Due to the inherited nature of Huntington’s disease, the death of one individual does not necessarily mean the end of Huntington’s for a family.
Support after death
After someone has died and the funeral is over, you and your family need time to adjust. You may struggle with losing the person combined with possible guilt, possible relief that their suffering is over and then guilt about the relief.
Where to go for support
- Local bereavement counselling via your GP
- Local carers groups who may offer support
- Cruse bereavement care provides support and runs a helpline so that you don't have to go through it alone.
- Local hospices often offer bereavement counselling if the person with Huntington’s has used their services. Hospice UK, the national charity for hospice care, has a ‘find a hospice’ search online where you can find local services.
- GriefChat bereavement councellors
If you need help and don’t know where to turn, contact us and we’ll try to find what you’re looking for or put you in touch with the right person.
We are delighted to partner with GriefChat bereavement counselling, to offer our supporters a safe place to talk about their experiences and to get the support that they need. GriefChat provides emotional support for bereaved people, access to trained bereavement counsellors and referral into other specialist bereavement services.
GriefChat was created by bereavement experts and by clicking on the GriefChat box (bottom right), you can chat directly to a specially trained bereavement counsellor. GriefChat counsellors are experienced in supporting bereaved people and will listen to your story, explore how your grief is affecting you and help you to find any additional support you might need. GriefChat is a completely free service and is available Monday-Friday,9.00am-9.00pm (excluding Bank Holidays).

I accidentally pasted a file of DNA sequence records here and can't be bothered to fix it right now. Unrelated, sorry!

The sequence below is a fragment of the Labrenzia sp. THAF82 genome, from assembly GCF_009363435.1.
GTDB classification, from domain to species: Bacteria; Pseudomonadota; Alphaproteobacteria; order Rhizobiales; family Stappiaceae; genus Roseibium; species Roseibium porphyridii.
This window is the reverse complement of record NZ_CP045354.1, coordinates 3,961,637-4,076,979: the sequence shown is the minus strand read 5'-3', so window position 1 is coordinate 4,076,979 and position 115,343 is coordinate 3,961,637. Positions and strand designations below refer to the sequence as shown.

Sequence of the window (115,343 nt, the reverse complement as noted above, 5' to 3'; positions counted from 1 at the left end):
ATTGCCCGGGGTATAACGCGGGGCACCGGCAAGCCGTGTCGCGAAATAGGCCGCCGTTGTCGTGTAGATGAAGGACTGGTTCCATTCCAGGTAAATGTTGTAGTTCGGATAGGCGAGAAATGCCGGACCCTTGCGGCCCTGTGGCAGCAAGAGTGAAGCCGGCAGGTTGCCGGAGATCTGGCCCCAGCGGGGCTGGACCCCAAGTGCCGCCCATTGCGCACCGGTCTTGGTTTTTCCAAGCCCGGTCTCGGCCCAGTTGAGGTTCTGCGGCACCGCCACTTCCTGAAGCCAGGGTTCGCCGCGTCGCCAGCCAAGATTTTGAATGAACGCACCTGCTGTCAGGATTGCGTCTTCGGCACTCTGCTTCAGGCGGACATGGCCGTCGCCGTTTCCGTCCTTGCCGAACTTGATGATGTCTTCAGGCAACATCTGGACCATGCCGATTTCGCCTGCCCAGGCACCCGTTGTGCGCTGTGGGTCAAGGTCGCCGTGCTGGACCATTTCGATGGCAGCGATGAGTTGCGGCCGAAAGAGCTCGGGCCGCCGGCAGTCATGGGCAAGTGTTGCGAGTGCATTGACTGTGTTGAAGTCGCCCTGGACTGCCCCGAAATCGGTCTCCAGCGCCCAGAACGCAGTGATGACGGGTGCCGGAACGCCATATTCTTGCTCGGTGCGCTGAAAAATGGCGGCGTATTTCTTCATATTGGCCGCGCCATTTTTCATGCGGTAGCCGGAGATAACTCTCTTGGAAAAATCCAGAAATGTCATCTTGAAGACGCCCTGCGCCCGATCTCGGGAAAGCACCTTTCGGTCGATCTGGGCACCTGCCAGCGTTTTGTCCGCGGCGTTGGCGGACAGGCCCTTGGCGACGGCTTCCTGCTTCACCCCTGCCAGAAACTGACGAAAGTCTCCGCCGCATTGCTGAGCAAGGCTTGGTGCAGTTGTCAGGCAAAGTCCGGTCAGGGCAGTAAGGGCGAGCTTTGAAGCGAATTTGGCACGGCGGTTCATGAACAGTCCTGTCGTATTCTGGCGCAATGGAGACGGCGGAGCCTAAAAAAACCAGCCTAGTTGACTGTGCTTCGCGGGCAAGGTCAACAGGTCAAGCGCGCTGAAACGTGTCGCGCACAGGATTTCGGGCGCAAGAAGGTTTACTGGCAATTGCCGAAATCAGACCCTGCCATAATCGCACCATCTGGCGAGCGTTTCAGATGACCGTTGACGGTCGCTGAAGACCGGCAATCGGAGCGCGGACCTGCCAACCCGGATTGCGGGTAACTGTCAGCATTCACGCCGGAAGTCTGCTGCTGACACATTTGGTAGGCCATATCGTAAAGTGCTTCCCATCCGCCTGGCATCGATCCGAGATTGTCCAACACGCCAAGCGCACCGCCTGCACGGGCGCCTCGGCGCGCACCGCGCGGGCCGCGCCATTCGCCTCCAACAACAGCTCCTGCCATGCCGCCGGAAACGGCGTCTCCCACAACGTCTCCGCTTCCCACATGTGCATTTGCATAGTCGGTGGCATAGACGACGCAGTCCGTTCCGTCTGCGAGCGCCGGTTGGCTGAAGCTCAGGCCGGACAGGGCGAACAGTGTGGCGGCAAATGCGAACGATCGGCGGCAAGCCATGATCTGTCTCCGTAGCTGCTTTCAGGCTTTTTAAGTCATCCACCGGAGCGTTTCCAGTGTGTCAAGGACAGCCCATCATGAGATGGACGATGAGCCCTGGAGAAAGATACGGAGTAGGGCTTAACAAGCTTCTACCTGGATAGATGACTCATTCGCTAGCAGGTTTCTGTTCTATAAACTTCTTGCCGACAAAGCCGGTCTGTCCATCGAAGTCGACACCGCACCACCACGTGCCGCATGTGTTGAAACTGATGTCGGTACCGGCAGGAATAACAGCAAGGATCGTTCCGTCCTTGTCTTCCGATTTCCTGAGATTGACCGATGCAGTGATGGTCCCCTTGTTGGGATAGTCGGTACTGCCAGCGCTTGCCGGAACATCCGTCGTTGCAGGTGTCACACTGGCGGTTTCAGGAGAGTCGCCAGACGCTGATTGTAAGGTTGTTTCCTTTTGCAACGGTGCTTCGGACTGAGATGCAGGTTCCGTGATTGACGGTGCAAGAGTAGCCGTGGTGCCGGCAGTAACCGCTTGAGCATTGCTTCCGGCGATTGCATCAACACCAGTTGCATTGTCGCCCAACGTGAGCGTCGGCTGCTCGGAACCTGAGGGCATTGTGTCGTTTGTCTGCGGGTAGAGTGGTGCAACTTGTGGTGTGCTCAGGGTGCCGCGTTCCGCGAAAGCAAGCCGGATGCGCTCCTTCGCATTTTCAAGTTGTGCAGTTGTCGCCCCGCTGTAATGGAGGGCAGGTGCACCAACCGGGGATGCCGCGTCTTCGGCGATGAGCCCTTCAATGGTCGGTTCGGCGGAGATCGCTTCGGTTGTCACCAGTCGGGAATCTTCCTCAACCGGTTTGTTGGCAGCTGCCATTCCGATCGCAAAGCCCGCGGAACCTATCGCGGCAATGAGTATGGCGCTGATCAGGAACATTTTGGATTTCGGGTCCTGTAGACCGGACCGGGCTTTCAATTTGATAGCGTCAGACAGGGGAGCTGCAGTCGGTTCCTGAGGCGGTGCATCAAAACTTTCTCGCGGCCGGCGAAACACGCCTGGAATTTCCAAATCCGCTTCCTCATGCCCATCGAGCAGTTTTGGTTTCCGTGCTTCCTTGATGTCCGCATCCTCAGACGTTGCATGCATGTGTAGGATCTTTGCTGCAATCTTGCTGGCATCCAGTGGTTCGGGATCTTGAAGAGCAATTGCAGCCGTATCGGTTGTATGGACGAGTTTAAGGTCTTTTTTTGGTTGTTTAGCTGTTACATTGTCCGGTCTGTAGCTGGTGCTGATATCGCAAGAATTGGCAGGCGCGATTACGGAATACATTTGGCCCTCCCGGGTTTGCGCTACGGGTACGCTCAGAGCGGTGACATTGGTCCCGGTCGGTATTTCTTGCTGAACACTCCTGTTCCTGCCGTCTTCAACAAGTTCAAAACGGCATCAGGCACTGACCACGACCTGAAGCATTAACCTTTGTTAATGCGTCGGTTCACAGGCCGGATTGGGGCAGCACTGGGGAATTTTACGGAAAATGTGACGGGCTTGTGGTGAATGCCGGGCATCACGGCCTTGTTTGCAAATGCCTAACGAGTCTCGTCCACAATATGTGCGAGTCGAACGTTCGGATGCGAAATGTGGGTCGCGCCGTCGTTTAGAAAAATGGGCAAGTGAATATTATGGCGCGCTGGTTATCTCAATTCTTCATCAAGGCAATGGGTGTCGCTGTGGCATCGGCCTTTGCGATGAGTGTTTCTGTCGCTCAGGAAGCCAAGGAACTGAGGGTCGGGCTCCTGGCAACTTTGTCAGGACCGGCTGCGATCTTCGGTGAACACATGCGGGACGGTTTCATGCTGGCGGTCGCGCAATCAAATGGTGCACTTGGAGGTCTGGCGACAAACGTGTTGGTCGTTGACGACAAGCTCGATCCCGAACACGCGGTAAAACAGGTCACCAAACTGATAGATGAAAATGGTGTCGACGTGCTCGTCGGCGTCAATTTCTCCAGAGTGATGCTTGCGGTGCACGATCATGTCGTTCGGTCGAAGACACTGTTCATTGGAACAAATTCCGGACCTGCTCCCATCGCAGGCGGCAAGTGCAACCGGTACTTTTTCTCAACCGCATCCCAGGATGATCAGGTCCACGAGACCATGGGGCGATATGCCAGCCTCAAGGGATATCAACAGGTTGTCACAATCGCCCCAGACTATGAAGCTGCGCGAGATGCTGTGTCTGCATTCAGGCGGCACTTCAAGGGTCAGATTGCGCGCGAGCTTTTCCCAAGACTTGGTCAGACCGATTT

Support for carers
If you were the main carer, you are not just losing the person, but also your role. Many carers have given up work to care for someone and may have lost friends and their social life along the way. You may also go from having a wide range of professionals around you to that coming to an end. People might find it difficult to know what to say to you. Your Specialist Adviser is still there to support you.
Carers UK also provides very good information and support on caring, grief and bereavement.
After the death of a loved one there will be many practical matters to deal with. The official UK government website has information on what to do if someone dies, including registering a death, reporting a death to a coroner, arranging a funeral, dealing with tax and benefits, bereavement allowances and bereavement payments.